The following is a response to Clay Shirky's new article Fame versus Fortune (a follow-up to his 2000 essay The Case Against Micropayments) which takes aim at the 9-week-old BitPass payment system. I'm a long-time advocate of micropayments, an advisor to BitPass, and my online comic The Right Number is mentioned in his first paragraph, so I'm hardly a disinterested party. Still, I hope my arguments will help illuminate why I think that Shirky's logic is flawed, and why his caricature of the idea of micropayments bears little resemblance to the reality being created right now.
Micropayments are making the rounds of the Internet once again, and I'm still not sure on their viability. The arguments I've seen always seem to miss the Google Problem (the arguments I made then still stand up now—Google alone hit this journal about 4,000 times this month so far). And let's face it, without a search engine spidering your site, you are going to have a hard time getting people to your site without major advertising (another fact—Google sent about 2,200 people to this site this month).
But there is still that nagging notion of “pay-as-you-play” argument against micropayments. Since I run my own proxy webserver here at the Facility in the Middle of Nowhere (and I'm the only one who actually uses the darned thing) I can get a fell for how much I might have to pay of I actually had to pay for each hit I generated; averaged over the past quarter (since I have logs going back 91 days).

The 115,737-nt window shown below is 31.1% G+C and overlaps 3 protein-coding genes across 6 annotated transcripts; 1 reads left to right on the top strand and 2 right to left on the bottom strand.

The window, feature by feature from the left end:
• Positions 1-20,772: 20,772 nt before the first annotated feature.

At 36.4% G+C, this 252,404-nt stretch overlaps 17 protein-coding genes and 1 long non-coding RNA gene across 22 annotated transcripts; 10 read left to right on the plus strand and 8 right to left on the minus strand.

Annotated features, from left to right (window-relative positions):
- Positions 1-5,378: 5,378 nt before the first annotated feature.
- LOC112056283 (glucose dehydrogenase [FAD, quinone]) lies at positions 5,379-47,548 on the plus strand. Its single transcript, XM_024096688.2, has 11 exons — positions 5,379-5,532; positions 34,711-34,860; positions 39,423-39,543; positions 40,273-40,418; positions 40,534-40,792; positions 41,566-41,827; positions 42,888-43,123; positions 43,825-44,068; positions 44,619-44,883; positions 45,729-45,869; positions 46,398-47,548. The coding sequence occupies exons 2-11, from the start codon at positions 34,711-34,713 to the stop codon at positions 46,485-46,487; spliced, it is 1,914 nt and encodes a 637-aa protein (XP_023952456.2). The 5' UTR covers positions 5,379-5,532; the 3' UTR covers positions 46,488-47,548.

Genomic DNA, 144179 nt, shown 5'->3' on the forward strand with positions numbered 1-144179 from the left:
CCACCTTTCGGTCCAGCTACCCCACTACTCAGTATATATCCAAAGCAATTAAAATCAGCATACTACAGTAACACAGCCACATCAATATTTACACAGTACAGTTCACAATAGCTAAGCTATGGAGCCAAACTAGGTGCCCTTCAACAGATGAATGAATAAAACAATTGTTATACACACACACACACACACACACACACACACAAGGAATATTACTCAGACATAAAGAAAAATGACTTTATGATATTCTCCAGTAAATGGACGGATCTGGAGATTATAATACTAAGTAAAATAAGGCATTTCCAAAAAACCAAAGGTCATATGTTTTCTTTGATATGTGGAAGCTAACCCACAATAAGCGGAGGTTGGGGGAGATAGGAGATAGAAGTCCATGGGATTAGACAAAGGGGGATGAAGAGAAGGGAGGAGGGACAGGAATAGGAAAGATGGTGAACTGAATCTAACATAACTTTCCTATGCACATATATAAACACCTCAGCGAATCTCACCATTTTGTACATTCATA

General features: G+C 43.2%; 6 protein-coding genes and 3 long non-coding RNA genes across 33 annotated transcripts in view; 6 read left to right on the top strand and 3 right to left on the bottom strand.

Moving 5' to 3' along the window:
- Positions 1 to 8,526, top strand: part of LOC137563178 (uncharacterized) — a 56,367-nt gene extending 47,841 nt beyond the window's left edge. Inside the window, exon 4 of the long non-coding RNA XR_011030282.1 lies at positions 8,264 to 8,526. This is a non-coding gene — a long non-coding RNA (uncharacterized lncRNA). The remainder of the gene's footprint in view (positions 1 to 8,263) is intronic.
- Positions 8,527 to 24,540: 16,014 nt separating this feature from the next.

Certainly not in the $40 a Day catagory but it still is a good amount though (and this just counting HTML pages—no images, movies, songs, etc). I'm not claiming to be your average web surfer, but for me, “pay-as-you-play” would definitely cause me to change my surfing habits (which may give you an indication of just how much I surf the web in a day—eeek!).
There were also some arguments about micropayments in this MetaFilter thread some pretty good, some not so good. One interesting argument stated: “if micropayments could be made to work, the porn industry would have already done it.” Well, they have. I've seen some porn sites selling images for as low as 1¢ per image. So it is being tried even in the porn industry (you just have to know where to look—ahem).
The trick, then, seems to be to have enough free content (or samples) to bring people to your site and hopefully entice them enough so they “play-as-they-play” around your site, either offering premium content, or perhaps timely content (like stock feeds—you can get 15-minute delayed feeds for free but real time costs).